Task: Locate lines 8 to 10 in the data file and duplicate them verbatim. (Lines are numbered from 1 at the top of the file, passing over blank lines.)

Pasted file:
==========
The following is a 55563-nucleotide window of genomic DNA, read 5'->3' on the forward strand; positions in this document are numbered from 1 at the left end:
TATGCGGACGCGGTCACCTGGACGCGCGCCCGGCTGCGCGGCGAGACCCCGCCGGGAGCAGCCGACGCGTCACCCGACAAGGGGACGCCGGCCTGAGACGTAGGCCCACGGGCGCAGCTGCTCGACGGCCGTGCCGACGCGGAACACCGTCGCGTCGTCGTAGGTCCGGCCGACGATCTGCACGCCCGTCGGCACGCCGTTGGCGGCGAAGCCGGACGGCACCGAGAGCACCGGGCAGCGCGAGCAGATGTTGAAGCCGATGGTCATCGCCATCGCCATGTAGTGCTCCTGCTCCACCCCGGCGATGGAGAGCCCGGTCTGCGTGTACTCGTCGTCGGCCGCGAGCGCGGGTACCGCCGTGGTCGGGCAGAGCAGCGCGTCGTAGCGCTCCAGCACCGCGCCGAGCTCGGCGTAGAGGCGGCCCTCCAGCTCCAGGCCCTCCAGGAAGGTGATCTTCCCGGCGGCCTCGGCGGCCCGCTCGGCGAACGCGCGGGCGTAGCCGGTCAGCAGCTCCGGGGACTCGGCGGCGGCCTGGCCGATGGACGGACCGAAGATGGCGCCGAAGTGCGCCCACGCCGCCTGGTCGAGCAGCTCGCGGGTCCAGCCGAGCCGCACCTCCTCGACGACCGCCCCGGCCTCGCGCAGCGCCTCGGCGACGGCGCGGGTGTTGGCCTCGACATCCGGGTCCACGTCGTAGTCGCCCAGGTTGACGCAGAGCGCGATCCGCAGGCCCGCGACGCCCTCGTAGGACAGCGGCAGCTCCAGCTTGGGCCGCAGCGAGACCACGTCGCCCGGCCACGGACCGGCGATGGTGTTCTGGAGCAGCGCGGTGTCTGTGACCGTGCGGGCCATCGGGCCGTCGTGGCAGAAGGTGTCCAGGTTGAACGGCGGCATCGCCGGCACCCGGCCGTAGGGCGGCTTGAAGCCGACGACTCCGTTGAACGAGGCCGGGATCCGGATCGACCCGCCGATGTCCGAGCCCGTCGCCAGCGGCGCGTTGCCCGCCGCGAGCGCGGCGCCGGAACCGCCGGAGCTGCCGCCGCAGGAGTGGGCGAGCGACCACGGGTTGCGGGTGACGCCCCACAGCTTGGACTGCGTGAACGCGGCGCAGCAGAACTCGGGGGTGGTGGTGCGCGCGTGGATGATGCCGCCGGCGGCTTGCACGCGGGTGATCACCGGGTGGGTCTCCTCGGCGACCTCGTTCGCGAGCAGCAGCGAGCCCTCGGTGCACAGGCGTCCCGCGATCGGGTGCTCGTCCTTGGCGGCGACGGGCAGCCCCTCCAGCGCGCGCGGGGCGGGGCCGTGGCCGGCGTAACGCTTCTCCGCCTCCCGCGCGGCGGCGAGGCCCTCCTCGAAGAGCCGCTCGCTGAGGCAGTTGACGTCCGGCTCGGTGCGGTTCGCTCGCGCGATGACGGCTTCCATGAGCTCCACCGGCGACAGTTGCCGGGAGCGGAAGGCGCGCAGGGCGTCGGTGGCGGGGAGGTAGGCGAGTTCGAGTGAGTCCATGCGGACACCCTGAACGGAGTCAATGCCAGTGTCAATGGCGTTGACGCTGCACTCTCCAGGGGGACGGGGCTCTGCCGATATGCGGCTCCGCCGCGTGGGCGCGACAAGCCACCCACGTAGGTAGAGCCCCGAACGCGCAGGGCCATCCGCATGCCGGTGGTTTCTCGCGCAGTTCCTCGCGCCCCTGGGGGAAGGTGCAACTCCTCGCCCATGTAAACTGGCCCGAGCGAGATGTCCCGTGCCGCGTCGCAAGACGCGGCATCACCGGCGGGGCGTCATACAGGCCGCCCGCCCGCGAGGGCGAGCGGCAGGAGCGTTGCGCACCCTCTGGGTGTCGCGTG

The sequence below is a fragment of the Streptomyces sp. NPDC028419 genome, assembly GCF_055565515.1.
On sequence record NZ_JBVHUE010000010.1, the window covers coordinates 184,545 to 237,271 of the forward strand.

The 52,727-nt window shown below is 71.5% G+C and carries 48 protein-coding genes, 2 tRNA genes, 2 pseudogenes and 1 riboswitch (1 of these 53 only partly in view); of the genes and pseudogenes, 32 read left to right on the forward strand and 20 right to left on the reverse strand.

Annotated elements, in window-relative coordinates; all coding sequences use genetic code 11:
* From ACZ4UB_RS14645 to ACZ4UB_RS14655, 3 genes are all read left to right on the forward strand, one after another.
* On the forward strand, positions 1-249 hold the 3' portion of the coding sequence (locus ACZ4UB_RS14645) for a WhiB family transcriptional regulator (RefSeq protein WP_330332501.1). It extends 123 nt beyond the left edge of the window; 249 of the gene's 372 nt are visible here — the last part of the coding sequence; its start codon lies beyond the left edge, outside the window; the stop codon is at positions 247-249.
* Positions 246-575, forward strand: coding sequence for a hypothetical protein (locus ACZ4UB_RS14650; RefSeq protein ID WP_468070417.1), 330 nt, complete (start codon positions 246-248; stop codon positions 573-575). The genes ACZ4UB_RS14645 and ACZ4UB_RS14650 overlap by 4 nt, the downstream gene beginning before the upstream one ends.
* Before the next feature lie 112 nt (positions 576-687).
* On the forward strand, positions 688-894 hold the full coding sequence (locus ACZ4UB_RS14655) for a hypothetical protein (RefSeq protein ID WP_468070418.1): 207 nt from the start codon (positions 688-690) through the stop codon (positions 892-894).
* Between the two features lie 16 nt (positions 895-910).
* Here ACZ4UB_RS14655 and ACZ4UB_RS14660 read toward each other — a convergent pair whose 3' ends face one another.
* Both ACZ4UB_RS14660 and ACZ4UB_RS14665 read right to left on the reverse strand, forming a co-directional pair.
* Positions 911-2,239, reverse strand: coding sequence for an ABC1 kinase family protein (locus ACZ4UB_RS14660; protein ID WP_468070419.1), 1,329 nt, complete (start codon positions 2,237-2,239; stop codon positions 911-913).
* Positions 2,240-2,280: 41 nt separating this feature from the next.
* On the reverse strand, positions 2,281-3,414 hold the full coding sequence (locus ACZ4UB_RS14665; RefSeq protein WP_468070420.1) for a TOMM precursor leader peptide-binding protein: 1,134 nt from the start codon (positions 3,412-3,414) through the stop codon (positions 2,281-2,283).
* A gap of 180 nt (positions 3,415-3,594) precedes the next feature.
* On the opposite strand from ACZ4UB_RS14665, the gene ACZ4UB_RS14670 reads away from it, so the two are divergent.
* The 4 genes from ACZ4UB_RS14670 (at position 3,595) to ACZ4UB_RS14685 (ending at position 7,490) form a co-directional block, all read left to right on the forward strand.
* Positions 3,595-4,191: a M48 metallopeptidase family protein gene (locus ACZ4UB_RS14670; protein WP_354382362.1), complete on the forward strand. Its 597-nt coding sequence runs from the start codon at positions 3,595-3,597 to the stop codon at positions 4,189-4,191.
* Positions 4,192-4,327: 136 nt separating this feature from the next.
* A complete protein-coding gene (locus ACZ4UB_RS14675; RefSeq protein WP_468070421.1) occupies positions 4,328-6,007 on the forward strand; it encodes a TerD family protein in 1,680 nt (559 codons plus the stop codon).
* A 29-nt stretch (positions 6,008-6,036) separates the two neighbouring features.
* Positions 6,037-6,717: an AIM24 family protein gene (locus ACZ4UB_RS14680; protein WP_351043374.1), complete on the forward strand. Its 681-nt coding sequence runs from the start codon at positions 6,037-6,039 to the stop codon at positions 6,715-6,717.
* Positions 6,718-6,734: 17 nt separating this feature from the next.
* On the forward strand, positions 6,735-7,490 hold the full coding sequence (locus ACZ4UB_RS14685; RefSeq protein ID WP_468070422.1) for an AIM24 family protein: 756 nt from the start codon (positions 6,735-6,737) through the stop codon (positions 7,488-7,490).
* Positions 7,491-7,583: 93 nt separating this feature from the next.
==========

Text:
* On the forward strand, positions 1-249 hold the 3' portion of the coding sequence (locus ACZ4UB_RS14645) for a WhiB family transcriptional regulator (RefSeq protein WP_330332501.1). It extends 123 nt beyond the left edge of the window; 249 of the gene's 372 nt are visible here — the last part of the coding sequence; its start codon lies beyond the left edge, outside the window; the stop codon is at positions 247-249.
* Positions 246-575, forward strand: coding sequence for a hypothetical protein (locus ACZ4UB_RS14650; RefSeq protein ID WP_468070417.1), 330 nt, complete (start codon positions 246-248; stop codon positions 573-575). The genes ACZ4UB_RS14645 and ACZ4UB_RS14650 overlap by 4 nt, the downstream gene beginning before the upstream one ends.
* Before the next feature lie 112 nt (positions 576-687).